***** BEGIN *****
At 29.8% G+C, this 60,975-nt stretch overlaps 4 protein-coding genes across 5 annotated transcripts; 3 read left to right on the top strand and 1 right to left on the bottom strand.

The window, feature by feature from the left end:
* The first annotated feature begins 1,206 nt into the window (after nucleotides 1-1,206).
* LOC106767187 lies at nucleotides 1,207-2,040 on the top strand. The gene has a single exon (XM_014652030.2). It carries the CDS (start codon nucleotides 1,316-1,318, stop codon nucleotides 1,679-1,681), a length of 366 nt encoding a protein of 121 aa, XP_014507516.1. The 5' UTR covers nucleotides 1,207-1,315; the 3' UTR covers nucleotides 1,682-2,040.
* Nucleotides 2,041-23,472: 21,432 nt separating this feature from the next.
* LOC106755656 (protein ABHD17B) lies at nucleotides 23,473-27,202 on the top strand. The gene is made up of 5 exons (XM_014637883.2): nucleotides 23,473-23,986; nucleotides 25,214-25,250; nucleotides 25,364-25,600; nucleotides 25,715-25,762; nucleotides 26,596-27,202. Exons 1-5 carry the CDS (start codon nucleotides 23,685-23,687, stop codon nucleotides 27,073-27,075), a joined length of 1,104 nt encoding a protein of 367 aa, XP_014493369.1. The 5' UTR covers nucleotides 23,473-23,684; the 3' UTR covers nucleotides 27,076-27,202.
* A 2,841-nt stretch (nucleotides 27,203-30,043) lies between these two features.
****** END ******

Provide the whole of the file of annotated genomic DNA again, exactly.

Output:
At 29.8% G+C, this 60,975-nt stretch overlaps 4 protein-coding genes across 5 annotated transcripts; 3 read left to right on the top strand and 1 right to left on the bottom strand.

The window, feature by feature from the left end:
* The first annotated feature begins 1,206 nt into the window (after nucleotides 1-1,206).
* LOC106767187 lies at nucleotides 1,207-2,040 on the top strand. The gene has a single exon (XM_014652030.2). It carries the CDS (start codon nucleotides 1,316-1,318, stop codon nucleotides 1,679-1,681), a length of 366 nt encoding a protein of 121 aa, XP_014507516.1. The 5' UTR covers nucleotides 1,207-1,315; the 3' UTR covers nucleotides 1,682-2,040.
* Nucleotides 2,041-23,472: 21,432 nt separating this feature from the next.
* LOC106755656 (protein ABHD17B) lies at nucleotides 23,473-27,202 on the top strand. The gene is made up of 5 exons (XM_014637883.2): nucleotides 23,473-23,986; nucleotides 25,214-25,250; nucleotides 25,364-25,600; nucleotides 25,715-25,762; nucleotides 26,596-27,202. Exons 1-5 carry the CDS (start codon nucleotides 23,685-23,687, stop codon nucleotides 27,073-27,075), a joined length of 1,104 nt encoding a protein of 367 aa, XP_014493369.1. The 5' UTR covers nucleotides 23,473-23,684; the 3' UTR covers nucleotides 27,076-27,202.
* A 2,841-nt stretch (nucleotides 27,203-30,043) lies between these two features.